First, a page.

Eye Health and Nutrition

Nutrition plays an important role in vision, and eating a healthy and balanced diet can maintain the health and function of the eyes, so you will always see well. What dietary choices promote overall eye health? The answers are easy to understand if you know a little bit about how the eyes work.

Free Radicals, Antioxidants, and the Macula

The macula is the highly specialized part of the retina used for reading, recognizing faces, and other detailed visual tasks. Rods and cones are the photoreceptors in the retina, and the macula has the highest concentration of cones of the entire retina. Cones are what give us detail and colour vision.  

Think about a hand drawn picture flip movie. Each individual image is seen briefly, and then the next image is seen in a slightly different position. When each picture flips quickly one after the next, our eyes recognize a “motion picture”.  Now think about how quickly your eyes must process each picture in order for you to perceive fluid motion in the actual world you live in. Your eyes “refresh” the picture much faster than the picture flip movie. Each time your eyes see and refresh the picture (about 75 to 100 times per second), your macula produces waste products. In fact, whenever the cells of your body do anything, they produce waste products. At the microscopic, cellular level, these waste products are called free radicals.  

Free radicals are molecules, atoms, or ions with an unpaired electron looking for something to attach too. At a basic level, these extra electrons damage the cells in our bodies when they attach to them. This is often referred to as oxidative stress. Thankfully, our bodies have a defense against oxidative stress. Right behind the macula, there is a special layer of cells responsible for this defense. This special layer is called the Retinal Pigment Epithelium, or RPE for short. We often call these RPE cells “the garbage man cells” of the macula. They take the free radicals, package them up, and ship them out so they can’t damage the cells in the macula. That might be a simple way of thinking about the role of the RPE cells, but simple works for us. One of the most common causes of macular degeneration is the failure of the RPE to fulfill this important role.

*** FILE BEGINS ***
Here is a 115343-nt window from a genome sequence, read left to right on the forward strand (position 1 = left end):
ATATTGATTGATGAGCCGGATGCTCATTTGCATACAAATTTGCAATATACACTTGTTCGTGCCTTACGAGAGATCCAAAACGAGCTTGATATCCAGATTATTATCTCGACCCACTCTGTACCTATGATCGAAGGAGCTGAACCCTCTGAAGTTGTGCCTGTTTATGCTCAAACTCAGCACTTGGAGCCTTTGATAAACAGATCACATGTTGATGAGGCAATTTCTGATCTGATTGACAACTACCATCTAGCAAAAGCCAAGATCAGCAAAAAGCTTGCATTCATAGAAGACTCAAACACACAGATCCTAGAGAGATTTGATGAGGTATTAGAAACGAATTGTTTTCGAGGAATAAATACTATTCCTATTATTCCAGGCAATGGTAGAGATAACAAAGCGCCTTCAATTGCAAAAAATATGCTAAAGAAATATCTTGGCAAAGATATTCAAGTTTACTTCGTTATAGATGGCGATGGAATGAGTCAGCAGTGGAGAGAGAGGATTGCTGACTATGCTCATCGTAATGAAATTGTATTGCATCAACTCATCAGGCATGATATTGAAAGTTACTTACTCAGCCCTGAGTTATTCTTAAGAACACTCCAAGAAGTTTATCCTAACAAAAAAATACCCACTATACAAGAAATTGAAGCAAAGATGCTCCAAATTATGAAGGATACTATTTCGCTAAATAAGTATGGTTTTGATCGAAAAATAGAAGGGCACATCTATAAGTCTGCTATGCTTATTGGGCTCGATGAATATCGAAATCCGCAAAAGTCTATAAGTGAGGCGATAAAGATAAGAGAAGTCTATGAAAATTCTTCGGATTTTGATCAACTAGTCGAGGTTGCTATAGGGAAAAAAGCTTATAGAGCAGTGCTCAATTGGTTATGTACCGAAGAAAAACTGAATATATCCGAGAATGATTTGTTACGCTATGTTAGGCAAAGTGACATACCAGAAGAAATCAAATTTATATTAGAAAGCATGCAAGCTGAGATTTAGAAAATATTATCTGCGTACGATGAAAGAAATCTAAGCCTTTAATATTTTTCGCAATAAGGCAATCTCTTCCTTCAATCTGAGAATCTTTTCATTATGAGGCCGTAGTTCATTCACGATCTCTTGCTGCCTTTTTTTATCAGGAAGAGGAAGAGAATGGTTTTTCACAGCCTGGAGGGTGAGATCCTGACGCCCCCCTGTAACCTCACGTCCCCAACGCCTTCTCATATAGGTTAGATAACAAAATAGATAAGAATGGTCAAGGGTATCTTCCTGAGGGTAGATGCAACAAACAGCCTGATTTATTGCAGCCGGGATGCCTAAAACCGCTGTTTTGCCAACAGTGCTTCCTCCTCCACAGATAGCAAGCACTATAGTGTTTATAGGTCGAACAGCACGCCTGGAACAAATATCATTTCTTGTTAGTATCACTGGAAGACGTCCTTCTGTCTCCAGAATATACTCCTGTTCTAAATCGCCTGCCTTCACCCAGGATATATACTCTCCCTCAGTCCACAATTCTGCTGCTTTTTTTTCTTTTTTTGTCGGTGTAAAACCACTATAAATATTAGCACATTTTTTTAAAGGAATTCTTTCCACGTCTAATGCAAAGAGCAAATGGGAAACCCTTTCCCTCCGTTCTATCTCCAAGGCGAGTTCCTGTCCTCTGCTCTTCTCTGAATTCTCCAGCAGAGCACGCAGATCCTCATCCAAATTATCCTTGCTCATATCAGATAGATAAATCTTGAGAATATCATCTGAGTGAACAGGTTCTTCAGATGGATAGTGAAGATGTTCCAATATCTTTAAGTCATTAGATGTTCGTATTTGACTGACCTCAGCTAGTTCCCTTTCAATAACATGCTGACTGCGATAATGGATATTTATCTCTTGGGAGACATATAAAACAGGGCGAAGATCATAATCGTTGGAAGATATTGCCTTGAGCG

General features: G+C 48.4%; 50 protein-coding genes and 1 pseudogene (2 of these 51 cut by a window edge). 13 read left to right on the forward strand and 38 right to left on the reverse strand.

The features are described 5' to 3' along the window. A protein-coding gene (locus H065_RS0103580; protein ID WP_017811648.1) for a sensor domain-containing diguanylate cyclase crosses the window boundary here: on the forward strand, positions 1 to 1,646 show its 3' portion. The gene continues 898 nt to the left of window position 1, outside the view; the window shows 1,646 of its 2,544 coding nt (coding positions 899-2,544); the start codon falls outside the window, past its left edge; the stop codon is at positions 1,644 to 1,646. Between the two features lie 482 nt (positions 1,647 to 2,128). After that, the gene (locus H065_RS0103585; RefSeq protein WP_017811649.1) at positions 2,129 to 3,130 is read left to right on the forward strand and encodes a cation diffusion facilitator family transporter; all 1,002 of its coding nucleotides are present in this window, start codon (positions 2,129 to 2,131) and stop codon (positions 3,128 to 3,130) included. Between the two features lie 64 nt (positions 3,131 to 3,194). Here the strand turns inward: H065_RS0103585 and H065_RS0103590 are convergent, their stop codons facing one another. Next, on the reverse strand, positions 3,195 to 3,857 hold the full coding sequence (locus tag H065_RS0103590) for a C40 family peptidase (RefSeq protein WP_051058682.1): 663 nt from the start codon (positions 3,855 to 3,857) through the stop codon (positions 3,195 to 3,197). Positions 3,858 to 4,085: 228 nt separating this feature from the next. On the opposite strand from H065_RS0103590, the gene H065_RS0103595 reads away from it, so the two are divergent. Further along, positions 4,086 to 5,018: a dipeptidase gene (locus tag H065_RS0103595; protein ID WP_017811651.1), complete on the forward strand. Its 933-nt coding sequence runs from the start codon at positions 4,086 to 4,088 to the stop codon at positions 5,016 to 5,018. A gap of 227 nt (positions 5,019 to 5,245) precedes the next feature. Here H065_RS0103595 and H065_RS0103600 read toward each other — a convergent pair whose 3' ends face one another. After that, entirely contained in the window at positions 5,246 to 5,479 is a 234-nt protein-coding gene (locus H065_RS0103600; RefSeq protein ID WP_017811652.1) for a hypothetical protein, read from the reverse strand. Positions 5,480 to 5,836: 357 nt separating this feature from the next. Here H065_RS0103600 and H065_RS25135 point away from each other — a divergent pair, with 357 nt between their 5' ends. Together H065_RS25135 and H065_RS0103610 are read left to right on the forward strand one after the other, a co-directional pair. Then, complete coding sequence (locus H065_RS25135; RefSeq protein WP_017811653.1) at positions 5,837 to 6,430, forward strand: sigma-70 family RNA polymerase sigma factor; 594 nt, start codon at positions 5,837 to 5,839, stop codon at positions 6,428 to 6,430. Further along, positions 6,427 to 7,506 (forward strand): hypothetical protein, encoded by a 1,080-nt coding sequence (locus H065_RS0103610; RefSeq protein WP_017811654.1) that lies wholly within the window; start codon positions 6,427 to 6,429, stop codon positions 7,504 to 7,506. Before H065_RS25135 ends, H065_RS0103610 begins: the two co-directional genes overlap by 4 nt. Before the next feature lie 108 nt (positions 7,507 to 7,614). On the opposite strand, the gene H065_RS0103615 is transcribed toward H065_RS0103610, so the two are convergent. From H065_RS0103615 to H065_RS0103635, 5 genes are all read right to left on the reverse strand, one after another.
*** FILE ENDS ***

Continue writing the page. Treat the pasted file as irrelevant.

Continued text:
What does all of this have to do with nutrition? RPE cells need a steady supply of antioxidant vitamins in order to do their job and package the free radicals your macula produces. If you don’t get enough antioxidant vitamins in your diet, your garbage man cells can’t do their job, the garbage will accumulate, and eventually your macula will suffer and degenerate. That’s the basic nutritional theory about how macular degeneration happens, and why it’s a good idea for all of us to have lots of antioxidants in our diet!

Antioxidant vitamins come from fruits and vegetables with a lot of colour, such as:

  • Orange peppers
  • Blueberries, Saskatoon berries, and red grapes
  • Pumpkin, butternut squash, sweet potato, and carrots
  • Brussel sprouts, broccoli, peas, green beans, and asparagus
  • Mangos, kiwi, apricots, avocados
  • Almonds, walnuts, cashews, sunflower and pumpkin seeds, pecans, pistachios, pine nuts and hazelnuts

Leafy green vegetables like spinach and kale provide antioxidants, and are also fantastic sources of lutein and zeaxanthin. Doctor Doig loves lutein and zeaxanthin because they are actually protective pigments that absorb ultraviolet and other forms of high energy light, including blue light.

Looking for more tips and fun facts about how your nutrition can result in healthy eyes? Don’t be afraid to reach out to Dr. Doig and the rest of the team at Doig Optometry at 403-333-3353. We’re always more than happy to help you see sharp and look sharp!

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